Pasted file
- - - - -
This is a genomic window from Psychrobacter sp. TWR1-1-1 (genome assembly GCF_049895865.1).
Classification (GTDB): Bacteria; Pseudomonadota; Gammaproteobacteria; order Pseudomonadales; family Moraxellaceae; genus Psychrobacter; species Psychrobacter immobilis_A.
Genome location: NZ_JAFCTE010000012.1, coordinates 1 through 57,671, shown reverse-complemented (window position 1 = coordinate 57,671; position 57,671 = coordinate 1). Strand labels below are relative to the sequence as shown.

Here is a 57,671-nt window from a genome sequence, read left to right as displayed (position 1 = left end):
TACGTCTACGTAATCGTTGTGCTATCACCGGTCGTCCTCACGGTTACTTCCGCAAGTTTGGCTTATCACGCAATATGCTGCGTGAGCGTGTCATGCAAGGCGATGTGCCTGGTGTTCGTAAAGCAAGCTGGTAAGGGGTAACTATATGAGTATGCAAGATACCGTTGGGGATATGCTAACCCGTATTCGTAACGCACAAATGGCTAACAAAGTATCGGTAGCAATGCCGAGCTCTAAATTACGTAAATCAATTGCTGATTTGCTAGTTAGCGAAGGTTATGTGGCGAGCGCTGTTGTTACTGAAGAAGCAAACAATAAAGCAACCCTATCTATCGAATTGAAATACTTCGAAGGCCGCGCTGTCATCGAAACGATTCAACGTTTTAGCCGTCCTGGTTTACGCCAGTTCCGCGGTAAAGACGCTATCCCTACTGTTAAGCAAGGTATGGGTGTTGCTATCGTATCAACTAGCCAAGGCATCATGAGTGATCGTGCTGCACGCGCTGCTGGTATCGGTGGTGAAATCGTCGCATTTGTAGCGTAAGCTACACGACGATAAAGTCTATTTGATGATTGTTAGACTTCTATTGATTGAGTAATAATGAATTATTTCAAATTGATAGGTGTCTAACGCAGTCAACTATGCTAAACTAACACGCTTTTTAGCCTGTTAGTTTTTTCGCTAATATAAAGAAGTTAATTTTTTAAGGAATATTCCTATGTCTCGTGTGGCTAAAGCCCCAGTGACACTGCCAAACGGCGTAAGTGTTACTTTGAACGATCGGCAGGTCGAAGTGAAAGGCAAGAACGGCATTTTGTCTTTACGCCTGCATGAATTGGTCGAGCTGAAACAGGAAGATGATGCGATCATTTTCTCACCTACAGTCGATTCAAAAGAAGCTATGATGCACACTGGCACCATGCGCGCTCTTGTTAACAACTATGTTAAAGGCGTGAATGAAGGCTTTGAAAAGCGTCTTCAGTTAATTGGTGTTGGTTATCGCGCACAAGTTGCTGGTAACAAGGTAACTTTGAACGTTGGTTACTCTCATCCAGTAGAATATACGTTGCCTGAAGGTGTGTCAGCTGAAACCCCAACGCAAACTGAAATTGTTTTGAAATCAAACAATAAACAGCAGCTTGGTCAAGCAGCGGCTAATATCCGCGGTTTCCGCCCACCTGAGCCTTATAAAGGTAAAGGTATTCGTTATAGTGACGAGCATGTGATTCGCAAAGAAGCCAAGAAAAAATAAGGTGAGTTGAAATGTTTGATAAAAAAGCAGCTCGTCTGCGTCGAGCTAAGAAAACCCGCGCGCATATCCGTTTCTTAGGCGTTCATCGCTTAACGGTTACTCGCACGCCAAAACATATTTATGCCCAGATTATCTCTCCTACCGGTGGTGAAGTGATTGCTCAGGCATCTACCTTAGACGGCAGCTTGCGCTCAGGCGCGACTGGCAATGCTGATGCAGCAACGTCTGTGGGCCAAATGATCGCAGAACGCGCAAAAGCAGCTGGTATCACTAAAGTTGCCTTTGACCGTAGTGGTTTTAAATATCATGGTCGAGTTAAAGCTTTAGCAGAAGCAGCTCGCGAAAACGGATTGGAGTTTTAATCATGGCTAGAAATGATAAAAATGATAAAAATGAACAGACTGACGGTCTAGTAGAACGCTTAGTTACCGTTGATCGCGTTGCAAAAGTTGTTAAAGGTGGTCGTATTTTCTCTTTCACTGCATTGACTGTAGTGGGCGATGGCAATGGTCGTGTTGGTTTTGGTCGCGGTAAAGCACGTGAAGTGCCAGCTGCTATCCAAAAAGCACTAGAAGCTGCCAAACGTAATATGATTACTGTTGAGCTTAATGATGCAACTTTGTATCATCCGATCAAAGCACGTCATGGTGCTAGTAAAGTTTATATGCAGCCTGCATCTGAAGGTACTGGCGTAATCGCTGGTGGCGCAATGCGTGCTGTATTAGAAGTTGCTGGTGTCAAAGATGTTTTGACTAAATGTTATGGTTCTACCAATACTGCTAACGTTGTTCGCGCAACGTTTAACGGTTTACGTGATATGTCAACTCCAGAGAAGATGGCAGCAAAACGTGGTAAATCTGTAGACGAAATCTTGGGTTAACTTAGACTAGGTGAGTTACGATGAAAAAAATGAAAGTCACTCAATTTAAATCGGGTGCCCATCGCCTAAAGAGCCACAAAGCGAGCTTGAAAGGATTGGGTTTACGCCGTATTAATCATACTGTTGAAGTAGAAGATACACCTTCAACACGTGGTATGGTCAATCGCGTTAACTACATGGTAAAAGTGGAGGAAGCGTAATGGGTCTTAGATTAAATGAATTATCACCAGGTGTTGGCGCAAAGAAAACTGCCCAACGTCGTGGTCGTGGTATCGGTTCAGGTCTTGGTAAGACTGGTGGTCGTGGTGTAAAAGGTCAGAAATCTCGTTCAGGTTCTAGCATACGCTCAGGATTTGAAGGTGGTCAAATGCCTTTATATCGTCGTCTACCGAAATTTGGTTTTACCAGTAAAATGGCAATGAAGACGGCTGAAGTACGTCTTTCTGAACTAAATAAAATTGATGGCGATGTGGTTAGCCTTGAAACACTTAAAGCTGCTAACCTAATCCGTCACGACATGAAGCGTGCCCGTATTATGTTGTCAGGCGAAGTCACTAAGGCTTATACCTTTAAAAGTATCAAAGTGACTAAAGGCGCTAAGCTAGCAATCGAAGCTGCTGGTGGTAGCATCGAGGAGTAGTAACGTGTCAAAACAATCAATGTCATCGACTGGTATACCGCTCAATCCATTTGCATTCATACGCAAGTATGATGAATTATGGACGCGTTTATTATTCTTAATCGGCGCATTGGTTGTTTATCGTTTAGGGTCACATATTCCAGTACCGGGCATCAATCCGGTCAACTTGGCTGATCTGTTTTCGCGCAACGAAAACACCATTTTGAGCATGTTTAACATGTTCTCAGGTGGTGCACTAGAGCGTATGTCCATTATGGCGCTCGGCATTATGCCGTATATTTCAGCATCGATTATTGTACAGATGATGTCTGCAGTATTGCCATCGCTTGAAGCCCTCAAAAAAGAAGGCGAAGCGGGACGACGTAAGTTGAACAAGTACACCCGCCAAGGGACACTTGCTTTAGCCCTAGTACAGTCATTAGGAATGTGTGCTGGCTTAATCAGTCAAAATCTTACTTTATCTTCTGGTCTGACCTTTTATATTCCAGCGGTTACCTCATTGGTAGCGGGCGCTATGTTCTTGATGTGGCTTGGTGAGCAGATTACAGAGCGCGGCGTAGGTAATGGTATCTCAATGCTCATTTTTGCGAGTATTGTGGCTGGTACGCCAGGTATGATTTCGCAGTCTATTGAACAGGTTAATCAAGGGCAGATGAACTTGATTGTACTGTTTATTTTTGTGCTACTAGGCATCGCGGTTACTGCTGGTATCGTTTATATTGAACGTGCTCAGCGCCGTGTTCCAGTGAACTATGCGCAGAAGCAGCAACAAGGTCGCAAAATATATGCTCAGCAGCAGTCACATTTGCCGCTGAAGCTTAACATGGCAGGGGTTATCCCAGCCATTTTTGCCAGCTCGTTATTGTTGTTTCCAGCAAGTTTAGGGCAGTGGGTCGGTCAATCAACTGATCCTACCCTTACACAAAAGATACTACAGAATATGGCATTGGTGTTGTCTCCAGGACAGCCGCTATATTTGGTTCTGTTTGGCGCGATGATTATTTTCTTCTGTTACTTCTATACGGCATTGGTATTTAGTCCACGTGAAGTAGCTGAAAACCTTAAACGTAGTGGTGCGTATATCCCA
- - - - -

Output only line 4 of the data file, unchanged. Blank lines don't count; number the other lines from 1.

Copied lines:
Here is a 57,671-nt window from a genome sequence, read left to right as displayed (position 1 = left end):